When a tooth root becomes infected by bacteria, a root canal treatment may be recommended to remove the infected tooth tissue. While some may fear this procedure, the truth is there is more to worry about in the consequences of not receiving a necessary root canal than of getting one in the first place. Failing…
Root Canal Therapy FAQs
According to the American Association of Endodontics, root canal therapy was first performed as early as the 1860s. Every year, millions of people have this treatment to save diseased teeth. However, the AAE also cites that having a root canal ranks among the population's worst fears. Much of the fear comes from not understanding what happens during the procedure. When patients understand what to expect, they can make informed decisions about their oral health.
3 common questions about root canal therapy
There are certain questions that dentists hear repeatedly about root canal therapy. Patients wonder why the treatment is necessary, what to expect during the procedure, and what to expect afterward. These are simple questions to answer that can help reduce apprehension about the procedure itself. Before committing to the treatment, patients should have a clear understanding of the root canal process. The patient and dentist should discuss the procedure beforehand so the patient can ask questions and voice concerns.
1. When is a root canal needed?
Patients often wonder why they need a root canal and why a less invasive treatment such as a filling is not an option. Root canal therapy is needed when a tooth has decay that has reached the pulp of the tooth; this is where the tooth's nerve is. Filling material causes irritation if placed too close to the pulp, so that restoration is no longer an option. Root canal treatment is sometimes necessary for broken or cracked teeth that are causing pain. This treatment is also used for abscessed teeth.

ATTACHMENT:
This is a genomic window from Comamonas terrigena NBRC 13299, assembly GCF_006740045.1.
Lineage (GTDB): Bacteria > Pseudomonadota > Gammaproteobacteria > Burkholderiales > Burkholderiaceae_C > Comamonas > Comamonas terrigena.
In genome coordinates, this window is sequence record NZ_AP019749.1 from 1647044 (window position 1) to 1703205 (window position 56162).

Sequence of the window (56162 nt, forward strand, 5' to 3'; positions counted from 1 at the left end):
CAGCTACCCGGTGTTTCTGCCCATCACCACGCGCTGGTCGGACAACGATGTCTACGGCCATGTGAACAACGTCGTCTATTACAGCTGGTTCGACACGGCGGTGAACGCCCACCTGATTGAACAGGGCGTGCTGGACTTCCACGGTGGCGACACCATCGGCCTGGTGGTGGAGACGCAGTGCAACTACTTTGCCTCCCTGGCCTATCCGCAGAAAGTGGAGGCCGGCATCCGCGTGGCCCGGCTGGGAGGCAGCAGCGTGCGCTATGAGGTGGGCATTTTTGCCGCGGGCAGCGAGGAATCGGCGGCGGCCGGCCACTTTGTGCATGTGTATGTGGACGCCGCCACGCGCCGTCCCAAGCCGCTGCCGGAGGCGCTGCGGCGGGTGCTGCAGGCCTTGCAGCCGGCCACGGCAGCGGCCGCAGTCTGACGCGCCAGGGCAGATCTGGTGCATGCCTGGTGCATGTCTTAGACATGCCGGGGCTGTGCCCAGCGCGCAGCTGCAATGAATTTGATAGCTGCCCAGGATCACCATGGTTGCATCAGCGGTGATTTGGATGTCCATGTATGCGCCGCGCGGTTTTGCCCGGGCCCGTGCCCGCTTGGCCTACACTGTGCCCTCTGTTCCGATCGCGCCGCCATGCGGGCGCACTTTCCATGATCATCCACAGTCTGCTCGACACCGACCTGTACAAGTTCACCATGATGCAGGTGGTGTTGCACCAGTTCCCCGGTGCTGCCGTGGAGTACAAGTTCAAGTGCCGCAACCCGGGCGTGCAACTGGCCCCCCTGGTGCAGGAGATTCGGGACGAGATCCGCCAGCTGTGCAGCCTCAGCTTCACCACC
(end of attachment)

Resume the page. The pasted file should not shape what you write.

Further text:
2. What happens during a root canal?
During a root canal, a dentist may use a device known as a rubber dam to keep the tooth dry. Once the tooth is properly isolated, the dentist removes the nerve of the tooth. Then, a rubber-like material called gutta percha is used to fill the empty canals. This material is biocompatible, meaning the body does not reject it. Once the gutta percha is secure, a temporary filling is placed and light-cured. The dentist can adjust the tooth so it is comfortable for the patient's bite.
3. What care is required after the appointment?
After root canal therapy, the patient may experience soreness around the treated tooth. The jaw may be sore as well from opening wide during the appointment. An ice pack may help to reduce soreness and swelling after the procedure. The patient should choose a diet of soft foods until the soreness goes away.
The patient will need to return to the dentist in a few weeks to have a dental crown placed on the tooth. Because a root-canaled tooth has no blood supply, it is more brittle and prone to breaking. The placement of a sturdy crown is important to fully restore the tooth.
When patients understand root canal treatment, the procedure may not seem as daunting. For patients in need of this type of treatment, schedule an appointment with a dentist today.
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